PENN­SYL­VA­NIA’S HOUSE OF

The Bond Buyer - - Front Page - By Paul Bur­ton

Rep­re­sen­ta­tives, work­ing against the back­drop of a threat­ened state spend­ing freeze and more rat­ing-agency back­lash, was sched­uled Mon­day to be­gin de­bat­ing a $2.2 bil­lion tax-and-rev­enue plan to bal­ance the state bud­get

Penn­syl­va­nia’s House of Rep­re­sen­ta­tives, work­ing against the back­drop of a threat­ened state spend­ing freeze and more rat­ing-agency back­lash, was sched­uled Mon­day to be­gin de­bat­ing a $2.2 bil­lion tax-and-rev­enue plan to bal­ance the state bud­get.

The Se­nate ap­proved a rev­enue pack­age in late July af­ter Gov. Tom Wolf let a $32 bil­lion fis­cal 2018 spend­ing plan be­come law with­out his sig­na­ture. The $2.2 bil­lion gap rep­re­sents 7% of ap­proved spend­ing.

Wolf has called Fri­day de­ci­sion day, when he said he must freeze some state spend­ing to pre­vent the gen­eral-fund bal­ance from fall­ing into neg­a­tive. Demo­crat Wolf has been at odds with the Repub­li­can-con­trolled state leg­is­la­ture since he took of­fice in Jan­uary 2015.

A freeze could af­fect schools, emer­gency sys­tems, vol­un­teer fire com­pa­nies and road re­pair. “If the money isn’t there to pay for those things, then Penn­syl­va­ni­ans are go­ing to get hurt,” Wolf said.

The com­mon­wealth re­cently bor­rowed $750 mil­lion from its short-term in­vest­ment pool. Wolf also au­tho­rized a $241 mil­lion bor­row­ing from the mo­tor li­cense fund to pay its Aug. 31 dis­tri­bu­tion to schools.

The Se­nate pack­age would au­tho­rize $1.3 bil­lion of bor­row­ing against fu­ture rev­enues from Penn­syl­va­nia’s share of the 1998 to­bacco set­tle­ment. The plan would also raise an es­ti­mated $100 mil­lion an­nu­ally by im­pos­ing a new tax of 2 cents per thou­sand cu­bic feet of Mar­cel­lus Shale nat­u­ral gas.

In ad­di­tion, the rev­enue bill would ex­pand gam­bling, tele­phone ser­vice and on­line sales.

Rat­ing agen­cies cited late and im­bal­anced bud­gets in a se­ries of down­grades. S&P Global Rat­ings on July 6 placed its AA-mi­nus Penn­syl­va­nia gen­eral obli­ga­tion rat­ing on credit watch with neg­a­tive im­pli­ca­tions. Moody’s In­vestors Ser­vice rates the com­mon­wealth’s GOs Aa3. Fitch Rat­ings on July 26 main­tained its AA-mi­nus rat­ing.

Lack of a rev­enue bud­get would force Penn­syl­va­nia to choose which bills it’s go­ing to pay, said state Trea­surer Joe Torsella and Au­di­tor Gen­eral Eu­gene DePasquale.

Penn­syl­va­nia’s school dis­tricts rely on state aid for 43% of their an­nual rev­enues on av­er­age.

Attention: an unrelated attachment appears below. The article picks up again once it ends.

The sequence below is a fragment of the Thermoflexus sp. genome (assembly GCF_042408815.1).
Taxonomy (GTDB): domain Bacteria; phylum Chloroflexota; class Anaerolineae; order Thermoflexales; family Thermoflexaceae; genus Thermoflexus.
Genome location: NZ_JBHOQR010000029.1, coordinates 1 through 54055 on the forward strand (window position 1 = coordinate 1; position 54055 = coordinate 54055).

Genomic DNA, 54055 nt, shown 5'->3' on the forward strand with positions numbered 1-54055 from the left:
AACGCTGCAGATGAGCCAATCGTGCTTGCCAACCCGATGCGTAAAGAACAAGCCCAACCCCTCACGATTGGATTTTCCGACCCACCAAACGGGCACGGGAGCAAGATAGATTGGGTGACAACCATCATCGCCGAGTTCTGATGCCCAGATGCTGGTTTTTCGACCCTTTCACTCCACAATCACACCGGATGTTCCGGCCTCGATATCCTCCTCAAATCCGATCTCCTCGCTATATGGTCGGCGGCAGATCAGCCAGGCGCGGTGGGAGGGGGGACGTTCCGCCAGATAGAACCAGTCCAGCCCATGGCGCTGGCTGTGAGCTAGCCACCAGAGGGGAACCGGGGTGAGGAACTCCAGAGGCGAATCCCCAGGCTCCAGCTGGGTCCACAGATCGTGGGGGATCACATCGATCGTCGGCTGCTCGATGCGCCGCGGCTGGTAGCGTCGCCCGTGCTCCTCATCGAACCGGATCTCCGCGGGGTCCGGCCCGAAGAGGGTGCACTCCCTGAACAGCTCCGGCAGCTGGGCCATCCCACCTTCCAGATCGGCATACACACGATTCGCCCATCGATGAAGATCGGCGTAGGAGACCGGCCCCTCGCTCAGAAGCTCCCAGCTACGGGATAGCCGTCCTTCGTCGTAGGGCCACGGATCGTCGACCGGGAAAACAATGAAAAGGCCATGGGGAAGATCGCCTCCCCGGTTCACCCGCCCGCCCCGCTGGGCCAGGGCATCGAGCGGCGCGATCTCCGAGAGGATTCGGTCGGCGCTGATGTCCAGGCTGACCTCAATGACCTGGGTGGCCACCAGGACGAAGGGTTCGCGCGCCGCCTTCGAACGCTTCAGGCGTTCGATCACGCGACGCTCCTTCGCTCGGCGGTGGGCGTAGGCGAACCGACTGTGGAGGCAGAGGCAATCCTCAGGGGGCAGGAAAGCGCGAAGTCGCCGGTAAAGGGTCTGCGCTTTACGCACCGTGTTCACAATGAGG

De­spite past fis­cal stale­mates, the state has a strong track record of fund­ing schools through its state aid in­ter­cept pro­gram, ac­cord­ing to Alan Schankel, a man­ag­ing di­rec­tor at Jan­ney Cap­i­tal Mar­kets in Philadel­phia.

The pro­grams add a layer of bond­holder se­cu­rity for lo­cal school district bond is­suers, thus ben­e­fit­ing dis­tricts with shakier credit.

“Th­ese state aid in­ter­cept pro­grams en­hance bond­holder se­cu­rity and typ­i­cally earn a rat­ing re­flect­ing the stronger se­cu­rity,” said Schankel. “For dis­tricts with low un­der­ly­ing rat­ings, the higher rat­ing and ex­tra se­cu­rity pro­vided by the in­ter­cept trans­late into lower bor­row­ing costs for cap­i­tal in­vest­ment – new school build­ings, for ex­am­ple.”

The nine-month stale­mate two years ago over the fis­cal 2016 bud­get sig­nif­i­cantly dam­aged Penn­syl­va­nia’s credit pro­file and that of many school dis­tricts. In the first half of that fis­cal year, school dis­tricts re­ceived no aid pay­ments from the state, forc­ing some dis­tricts to is­sue short-term notes.

“To be clear, no debt-ser­vice pay­ments were missed,” said Schankel. “The sit­u­a­tion pre­sented a chal­lenge to the rat­ing agen­cies, with each of the main three agen­cies tak­ing a dif­fer­ent ap­proach.”

Moody’s down­graded the rat­ings twice in the sec­ond half of cal­en­dar 2015, then up­graded the pro­grams in Au­gust 2016 af­ter en­act­ment of the fis­cal 2017 bud­get.

S&P with­drew all in­ter­cept-based school rat­ings in De­cem­ber 2015, al­though it con­tin­ues to sup­ply un­der­ly­ing rat­ings to school dis­tricts. Fitch, which rates far fewer Penn­syl­va­nia school dis­tricts, made no changes to in­ter­cept-based rat­ings, ac­cord­ing to Schankel.

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